Glass Beads in Meteorites

Glass Beads in Meteorites

Ever since scientists looked at meteorites with microscopes, they have been amazed and fascinated by what’s inside meteorites. Most meteorites date back to the early days of the Solar system; It is made up of tiny glass beads dating back to before planets even formed.

Scientists working with the University of Chicago have published an analysis that reveals how these beads, found in many asteroids, formed, and what it might say about what happened in the early Solar system.

“These are big questions,” says first author of the study, Nicole Xike Nie, who completed her PhD at the University of Chicago and is now a postdoctoral fellow at the Carnegie Institute for Science. “The meteors are snapshots that reveal the conditions faced by these ancient dusts. They bear signs for the evolution of both Earth and other planets.”

‘This question dates back 50 years’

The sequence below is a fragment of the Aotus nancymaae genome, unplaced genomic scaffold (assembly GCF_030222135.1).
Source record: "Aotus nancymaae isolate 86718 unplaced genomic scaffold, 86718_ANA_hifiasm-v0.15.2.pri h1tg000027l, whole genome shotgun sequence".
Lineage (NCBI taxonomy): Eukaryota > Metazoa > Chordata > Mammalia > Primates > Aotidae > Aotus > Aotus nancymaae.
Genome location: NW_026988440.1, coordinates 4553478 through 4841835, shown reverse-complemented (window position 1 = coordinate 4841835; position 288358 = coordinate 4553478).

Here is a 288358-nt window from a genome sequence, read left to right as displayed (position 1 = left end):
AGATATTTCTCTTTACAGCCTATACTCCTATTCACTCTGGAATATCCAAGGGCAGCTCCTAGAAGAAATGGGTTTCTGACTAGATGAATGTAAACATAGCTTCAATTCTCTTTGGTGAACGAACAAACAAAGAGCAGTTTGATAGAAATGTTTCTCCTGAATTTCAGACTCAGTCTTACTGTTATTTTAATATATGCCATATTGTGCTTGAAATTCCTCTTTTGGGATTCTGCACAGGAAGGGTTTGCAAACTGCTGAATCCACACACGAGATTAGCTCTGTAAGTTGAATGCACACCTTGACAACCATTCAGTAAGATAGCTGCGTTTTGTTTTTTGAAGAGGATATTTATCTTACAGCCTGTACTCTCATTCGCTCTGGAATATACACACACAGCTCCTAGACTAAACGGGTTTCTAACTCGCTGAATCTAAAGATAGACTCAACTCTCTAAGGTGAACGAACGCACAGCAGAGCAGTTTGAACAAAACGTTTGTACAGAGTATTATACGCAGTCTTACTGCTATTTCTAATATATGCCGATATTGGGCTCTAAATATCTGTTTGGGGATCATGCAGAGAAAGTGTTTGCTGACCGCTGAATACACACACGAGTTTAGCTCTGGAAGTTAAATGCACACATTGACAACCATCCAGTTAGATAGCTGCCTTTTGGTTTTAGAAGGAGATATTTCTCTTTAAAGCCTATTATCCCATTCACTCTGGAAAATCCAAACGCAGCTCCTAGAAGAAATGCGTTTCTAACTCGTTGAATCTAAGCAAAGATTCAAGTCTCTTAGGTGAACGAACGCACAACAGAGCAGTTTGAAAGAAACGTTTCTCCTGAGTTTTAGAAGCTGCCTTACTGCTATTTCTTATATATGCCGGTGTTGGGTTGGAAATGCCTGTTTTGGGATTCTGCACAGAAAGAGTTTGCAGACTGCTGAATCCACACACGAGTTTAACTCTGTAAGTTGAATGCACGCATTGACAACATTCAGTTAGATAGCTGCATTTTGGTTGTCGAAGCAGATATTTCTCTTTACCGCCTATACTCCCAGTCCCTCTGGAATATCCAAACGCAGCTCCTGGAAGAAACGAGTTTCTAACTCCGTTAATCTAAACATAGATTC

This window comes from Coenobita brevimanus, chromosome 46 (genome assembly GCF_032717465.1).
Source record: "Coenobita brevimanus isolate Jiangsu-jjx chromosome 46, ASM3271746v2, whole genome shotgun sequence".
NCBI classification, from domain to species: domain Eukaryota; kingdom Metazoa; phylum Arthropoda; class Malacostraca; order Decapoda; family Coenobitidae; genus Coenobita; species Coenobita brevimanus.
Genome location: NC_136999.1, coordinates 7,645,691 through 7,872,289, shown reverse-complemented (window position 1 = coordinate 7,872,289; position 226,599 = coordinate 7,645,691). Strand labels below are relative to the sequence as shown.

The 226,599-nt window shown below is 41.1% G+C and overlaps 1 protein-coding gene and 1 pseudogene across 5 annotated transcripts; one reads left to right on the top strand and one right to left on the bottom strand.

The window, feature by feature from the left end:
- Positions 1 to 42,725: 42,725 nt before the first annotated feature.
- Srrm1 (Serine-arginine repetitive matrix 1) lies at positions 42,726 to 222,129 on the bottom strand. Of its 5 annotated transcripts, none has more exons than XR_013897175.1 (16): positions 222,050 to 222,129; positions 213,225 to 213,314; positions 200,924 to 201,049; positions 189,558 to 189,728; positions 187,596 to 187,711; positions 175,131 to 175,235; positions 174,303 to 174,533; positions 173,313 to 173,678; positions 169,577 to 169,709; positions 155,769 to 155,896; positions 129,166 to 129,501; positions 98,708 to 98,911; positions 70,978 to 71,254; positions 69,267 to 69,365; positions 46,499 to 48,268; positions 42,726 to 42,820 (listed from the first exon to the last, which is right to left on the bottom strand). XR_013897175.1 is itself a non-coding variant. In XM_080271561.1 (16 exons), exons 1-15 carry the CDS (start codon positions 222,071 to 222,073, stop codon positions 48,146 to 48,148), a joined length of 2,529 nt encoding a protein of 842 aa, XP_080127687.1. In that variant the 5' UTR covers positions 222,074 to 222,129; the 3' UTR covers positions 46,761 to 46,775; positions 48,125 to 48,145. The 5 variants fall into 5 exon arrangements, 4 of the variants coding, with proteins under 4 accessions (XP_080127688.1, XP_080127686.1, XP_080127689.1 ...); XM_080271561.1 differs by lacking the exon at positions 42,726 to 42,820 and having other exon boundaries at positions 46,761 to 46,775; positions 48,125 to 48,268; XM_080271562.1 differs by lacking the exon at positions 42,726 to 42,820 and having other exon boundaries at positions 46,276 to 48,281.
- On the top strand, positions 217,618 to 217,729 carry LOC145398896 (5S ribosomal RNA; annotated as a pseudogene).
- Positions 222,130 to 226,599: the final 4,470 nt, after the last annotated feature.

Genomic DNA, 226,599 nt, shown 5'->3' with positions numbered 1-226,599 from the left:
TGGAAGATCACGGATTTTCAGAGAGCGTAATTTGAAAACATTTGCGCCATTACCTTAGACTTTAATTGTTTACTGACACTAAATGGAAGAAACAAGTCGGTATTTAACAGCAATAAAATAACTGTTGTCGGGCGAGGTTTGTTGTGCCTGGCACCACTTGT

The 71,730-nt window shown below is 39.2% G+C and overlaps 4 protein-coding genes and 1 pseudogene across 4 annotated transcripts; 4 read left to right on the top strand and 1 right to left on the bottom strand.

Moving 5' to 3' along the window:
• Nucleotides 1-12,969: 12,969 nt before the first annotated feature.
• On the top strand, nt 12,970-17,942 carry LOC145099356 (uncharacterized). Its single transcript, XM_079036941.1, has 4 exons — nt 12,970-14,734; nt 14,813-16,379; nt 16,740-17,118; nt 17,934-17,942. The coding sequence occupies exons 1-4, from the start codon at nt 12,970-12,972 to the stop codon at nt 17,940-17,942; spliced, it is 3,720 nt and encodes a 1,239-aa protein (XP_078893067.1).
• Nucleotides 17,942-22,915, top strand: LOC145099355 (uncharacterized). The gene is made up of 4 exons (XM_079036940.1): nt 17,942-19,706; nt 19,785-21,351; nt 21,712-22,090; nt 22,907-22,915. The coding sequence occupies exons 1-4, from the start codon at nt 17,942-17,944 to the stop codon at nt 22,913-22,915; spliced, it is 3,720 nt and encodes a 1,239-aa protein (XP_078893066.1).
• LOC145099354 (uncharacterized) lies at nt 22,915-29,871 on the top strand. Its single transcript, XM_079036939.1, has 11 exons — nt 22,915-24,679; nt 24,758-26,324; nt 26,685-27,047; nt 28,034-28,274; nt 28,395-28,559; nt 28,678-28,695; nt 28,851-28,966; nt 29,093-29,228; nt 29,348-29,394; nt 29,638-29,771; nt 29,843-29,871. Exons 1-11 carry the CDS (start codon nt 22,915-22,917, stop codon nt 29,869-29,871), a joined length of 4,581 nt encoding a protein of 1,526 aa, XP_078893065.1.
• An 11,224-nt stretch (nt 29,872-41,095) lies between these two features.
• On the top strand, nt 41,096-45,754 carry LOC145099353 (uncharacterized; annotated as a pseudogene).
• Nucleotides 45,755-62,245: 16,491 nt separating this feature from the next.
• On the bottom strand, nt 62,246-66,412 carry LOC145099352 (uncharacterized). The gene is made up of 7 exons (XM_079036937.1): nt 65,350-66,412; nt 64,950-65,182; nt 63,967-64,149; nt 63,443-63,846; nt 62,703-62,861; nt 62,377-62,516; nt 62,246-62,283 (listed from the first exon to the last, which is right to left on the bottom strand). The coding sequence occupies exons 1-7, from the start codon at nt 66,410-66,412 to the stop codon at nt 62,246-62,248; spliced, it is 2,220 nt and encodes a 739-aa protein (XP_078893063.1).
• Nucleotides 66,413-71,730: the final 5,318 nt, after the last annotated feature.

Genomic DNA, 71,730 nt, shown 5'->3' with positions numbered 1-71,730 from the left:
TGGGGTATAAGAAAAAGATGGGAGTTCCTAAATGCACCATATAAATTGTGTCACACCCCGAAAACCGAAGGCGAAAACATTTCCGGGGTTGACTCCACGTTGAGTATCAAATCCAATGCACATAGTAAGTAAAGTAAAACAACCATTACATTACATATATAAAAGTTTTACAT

These glass beads inside the meteorites are called rainbow (meteorite pebble, chondrul). Scientists think they’re bits of rock from debris that formed billions of years ago around planets and eventually coalesced into the planets we know and love today. Celestials are very useful for scientists. Thanks to these objects, researchers can reach parts of the main things that make up the solar system. These are bodies from before the constant churning of volcanoes and Earth’s tectonic plates replaced all the rocks we can find on the planet.

But what exactly caused the formation of these celestial sands remains a mystery.

“We have theories that go back 50 years,” says Timo Hopp, a postdoctoral fellow at the University of Chicago and co-author of the study. “While there has been improvement in many other areas, this area has shown resilience.”

By looking at the types of elements in a rock, scientists can find clues to the early days of the Solar system. Elements can take several different forms, known as isotopes. The isotope ratio in each of the rocks depends on what happens when the rock is formed; for example, how hot it is, whether it slows down quickly or suddenly freezes, what other elements are interacting with it… Scientists can also compile a possible event history from here.

Cross-section of the Allende meteorite containing glass beads known as the rainbow. Photo: James St. John
Source: Popsici

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